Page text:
Tap into any available HANA knowledge and experience. At this time, there aren't too many reference clients and industry referrals that CIOs can consult to see how well others have done and the challenges they faced. Being a newer technology that has not been adopted among a lot of enterprises, even SAP consultants engaged in HANA implementation do not have a depth and breadth of experience. Fortunately, SAP helps with its early adopter program, known as SAP Ramp-Up. In this program, SAP engages subject matter experts who then engage with early adopters on a regular basis throughout the duration of SAP HANA implementation to guide and advise on all technical and functional aspects of HANA. SAP also incrementally shares technical guides, user manuals, presentations, roadmaps, accelerators and other assets to enable the client to effectively and successfully implement HANA.
Access SAP Activate. For companies opting for HANA's Enterprise Management, the S/4HANA deployment methodology SAP Activate ensures expedited and guided S/4HANA Enterprise Management implementation. SAP Activate leverages best practices, guided configuration and proven implementation methodology to ensure a project's success. SAP Activate eliminates the traditional way of creating an SAP Business Blueprint document that maps current business processes with SAP Best Practices business processes and then conducts a gap analysis -- SAP Activate gets straight to the gap analysis. CIOs must be aware that it is still too early to evaluate if SAP Activate will ensure that all important business processes are captured, given that not all SAP Best Practices are currently available in HANA. However, SAP does keep on adding and building up the Best Practices library. So can CIOs rely only on the library as it gets fully built out? Not likely. An approach that seems to work well so far is to use traditional business blueprinting, but also create a variant or additional document by using SAP Activate.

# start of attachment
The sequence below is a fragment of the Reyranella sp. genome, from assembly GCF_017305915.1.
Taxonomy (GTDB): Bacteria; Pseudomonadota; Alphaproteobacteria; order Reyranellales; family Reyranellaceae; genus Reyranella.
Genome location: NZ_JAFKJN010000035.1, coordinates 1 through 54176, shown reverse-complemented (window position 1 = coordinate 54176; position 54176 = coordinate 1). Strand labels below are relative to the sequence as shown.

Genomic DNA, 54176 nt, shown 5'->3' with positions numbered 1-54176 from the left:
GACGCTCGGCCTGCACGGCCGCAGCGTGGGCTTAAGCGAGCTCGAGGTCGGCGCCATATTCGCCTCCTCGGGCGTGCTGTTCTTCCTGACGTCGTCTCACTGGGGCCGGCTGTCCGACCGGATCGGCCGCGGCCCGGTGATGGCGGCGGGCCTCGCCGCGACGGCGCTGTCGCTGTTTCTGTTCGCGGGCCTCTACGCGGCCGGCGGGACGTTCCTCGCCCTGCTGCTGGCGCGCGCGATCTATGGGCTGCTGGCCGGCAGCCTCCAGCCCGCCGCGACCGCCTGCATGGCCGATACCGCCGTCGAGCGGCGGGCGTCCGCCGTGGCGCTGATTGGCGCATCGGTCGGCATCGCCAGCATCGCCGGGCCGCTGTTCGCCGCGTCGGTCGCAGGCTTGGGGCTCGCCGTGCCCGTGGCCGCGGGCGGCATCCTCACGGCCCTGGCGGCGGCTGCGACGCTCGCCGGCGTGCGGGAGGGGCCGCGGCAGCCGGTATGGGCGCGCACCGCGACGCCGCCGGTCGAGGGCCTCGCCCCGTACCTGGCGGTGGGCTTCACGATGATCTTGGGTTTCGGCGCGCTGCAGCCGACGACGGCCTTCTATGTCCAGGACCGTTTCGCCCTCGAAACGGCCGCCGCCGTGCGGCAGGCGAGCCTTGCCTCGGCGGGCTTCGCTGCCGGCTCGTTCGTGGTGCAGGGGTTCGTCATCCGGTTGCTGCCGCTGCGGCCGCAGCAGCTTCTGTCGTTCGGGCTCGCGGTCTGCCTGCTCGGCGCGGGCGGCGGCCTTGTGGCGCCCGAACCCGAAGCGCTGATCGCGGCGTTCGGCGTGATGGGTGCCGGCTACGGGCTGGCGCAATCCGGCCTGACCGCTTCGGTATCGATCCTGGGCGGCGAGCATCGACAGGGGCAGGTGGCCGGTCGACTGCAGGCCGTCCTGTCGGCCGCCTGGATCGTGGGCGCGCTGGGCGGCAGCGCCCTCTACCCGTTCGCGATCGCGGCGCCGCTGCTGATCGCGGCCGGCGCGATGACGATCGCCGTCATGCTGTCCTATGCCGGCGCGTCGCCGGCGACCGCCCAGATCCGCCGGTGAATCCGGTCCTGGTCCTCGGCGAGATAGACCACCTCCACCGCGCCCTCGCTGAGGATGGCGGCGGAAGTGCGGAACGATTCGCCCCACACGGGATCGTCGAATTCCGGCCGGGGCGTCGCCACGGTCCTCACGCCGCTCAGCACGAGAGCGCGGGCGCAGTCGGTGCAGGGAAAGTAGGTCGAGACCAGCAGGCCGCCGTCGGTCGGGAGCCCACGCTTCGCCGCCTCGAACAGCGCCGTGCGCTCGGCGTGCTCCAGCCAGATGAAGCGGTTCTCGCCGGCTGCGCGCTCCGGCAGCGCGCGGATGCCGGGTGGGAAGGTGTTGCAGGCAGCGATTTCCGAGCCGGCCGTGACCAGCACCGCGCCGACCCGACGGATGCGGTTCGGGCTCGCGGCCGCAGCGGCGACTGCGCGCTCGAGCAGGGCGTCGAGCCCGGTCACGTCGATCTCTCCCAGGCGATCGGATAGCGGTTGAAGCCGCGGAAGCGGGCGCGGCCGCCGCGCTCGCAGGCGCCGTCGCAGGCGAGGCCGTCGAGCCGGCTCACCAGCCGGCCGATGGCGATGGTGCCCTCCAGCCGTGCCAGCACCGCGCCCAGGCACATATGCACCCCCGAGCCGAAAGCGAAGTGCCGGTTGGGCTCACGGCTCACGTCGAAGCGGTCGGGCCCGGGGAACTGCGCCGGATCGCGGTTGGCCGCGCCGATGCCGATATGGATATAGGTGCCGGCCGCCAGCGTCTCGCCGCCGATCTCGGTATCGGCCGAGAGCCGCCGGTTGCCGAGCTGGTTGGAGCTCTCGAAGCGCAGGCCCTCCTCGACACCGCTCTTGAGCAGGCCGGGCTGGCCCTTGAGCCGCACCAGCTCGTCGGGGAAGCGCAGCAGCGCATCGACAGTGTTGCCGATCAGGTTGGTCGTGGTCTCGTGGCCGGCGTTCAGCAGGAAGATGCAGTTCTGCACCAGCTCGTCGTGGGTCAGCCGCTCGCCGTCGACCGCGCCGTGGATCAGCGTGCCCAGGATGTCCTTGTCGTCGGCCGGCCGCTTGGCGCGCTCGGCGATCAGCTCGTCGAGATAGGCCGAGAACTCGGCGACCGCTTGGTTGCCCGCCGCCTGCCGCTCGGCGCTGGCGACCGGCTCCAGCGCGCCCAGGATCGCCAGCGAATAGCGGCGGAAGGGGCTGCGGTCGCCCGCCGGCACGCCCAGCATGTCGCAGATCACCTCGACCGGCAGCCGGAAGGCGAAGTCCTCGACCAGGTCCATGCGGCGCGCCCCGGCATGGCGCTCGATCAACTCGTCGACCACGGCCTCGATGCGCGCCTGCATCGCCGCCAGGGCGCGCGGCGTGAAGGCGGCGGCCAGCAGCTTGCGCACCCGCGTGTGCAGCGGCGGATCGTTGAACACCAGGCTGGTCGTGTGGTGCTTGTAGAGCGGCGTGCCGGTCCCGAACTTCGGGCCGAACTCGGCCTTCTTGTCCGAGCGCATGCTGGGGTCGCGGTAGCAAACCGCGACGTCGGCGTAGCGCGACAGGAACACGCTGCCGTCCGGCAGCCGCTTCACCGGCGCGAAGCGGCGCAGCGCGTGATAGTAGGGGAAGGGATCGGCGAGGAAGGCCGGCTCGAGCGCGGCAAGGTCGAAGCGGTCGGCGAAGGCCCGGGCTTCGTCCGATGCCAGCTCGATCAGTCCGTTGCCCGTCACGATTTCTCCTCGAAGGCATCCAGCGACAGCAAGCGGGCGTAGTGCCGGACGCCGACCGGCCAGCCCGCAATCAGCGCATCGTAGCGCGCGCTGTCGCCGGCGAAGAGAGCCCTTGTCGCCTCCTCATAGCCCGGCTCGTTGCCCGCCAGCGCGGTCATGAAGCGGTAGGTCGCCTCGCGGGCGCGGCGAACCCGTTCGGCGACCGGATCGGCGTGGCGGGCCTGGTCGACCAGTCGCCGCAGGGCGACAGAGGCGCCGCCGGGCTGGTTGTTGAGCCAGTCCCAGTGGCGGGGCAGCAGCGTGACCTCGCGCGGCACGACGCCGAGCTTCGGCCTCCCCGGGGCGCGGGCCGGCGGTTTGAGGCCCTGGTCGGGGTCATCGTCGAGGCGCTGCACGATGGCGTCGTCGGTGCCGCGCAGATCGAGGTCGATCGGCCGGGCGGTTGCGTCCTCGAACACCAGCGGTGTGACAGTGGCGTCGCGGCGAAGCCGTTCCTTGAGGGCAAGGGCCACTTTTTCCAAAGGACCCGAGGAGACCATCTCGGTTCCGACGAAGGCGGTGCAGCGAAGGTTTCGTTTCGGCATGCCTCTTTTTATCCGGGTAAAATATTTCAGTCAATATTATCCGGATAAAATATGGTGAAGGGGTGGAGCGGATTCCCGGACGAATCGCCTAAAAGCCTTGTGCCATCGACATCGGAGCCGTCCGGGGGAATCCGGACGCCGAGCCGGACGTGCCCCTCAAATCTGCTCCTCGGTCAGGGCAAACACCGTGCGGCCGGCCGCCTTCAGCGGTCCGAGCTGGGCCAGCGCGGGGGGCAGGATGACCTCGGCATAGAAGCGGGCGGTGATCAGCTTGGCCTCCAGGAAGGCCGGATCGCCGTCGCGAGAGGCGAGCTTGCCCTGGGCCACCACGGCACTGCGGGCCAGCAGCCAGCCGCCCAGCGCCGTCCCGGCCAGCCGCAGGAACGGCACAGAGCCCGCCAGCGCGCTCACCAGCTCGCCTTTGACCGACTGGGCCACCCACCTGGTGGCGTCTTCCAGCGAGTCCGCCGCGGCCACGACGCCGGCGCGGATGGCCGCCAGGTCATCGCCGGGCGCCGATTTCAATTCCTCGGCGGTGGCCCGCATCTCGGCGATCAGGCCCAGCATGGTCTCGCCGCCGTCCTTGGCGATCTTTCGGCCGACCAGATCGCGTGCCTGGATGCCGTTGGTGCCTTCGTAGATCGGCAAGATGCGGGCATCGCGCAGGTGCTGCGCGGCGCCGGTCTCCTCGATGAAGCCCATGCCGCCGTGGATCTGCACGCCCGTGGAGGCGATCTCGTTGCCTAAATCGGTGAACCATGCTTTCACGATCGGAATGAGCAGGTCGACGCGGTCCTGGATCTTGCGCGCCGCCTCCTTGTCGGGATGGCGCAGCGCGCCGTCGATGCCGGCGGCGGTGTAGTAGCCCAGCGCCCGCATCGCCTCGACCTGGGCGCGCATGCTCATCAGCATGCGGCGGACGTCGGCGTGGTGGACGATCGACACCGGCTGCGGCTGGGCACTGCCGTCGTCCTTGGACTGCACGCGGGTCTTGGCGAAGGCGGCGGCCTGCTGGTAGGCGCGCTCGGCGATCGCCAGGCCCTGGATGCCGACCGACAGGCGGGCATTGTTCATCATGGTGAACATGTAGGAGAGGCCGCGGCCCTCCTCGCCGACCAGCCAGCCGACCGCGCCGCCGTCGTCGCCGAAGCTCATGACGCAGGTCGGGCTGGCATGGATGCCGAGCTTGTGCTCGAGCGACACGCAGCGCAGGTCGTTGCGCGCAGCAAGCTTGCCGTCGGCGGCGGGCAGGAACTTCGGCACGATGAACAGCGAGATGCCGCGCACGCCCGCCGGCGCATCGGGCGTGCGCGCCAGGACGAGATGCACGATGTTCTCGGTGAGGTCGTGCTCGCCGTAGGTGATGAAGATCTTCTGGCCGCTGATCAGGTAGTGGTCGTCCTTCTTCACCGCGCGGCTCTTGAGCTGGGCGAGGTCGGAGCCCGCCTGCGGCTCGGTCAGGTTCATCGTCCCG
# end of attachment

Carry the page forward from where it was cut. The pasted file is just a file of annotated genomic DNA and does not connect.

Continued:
Create an implementation roadmap and stick to it. SAP is continuously rolling out newer functionality and innovations with each quarterly release of SAP S/4HANA Enterprise Management, which can evoke an intense case of FOMO (fear of missing out). But it is critical that CIOs do not let new offerings and features derail the ongoing SAP project. In other words, don't go back two-steps on an already-agreed upon solution just to take advantage of newer innovations, or the result will quickly become scope creep, skyrocketing project costs and timeline slippages. CIOs should put a hard-stop on adopting S/4HANA innovations until the initial SAP HANA implementation is complete. Later, after SAP HANA implementation has successfully gone live and business processes have matured, CIOs can embark on "continuous-improvements" projects to implement latest S/4HANA Enterprise Management innovations available at that time.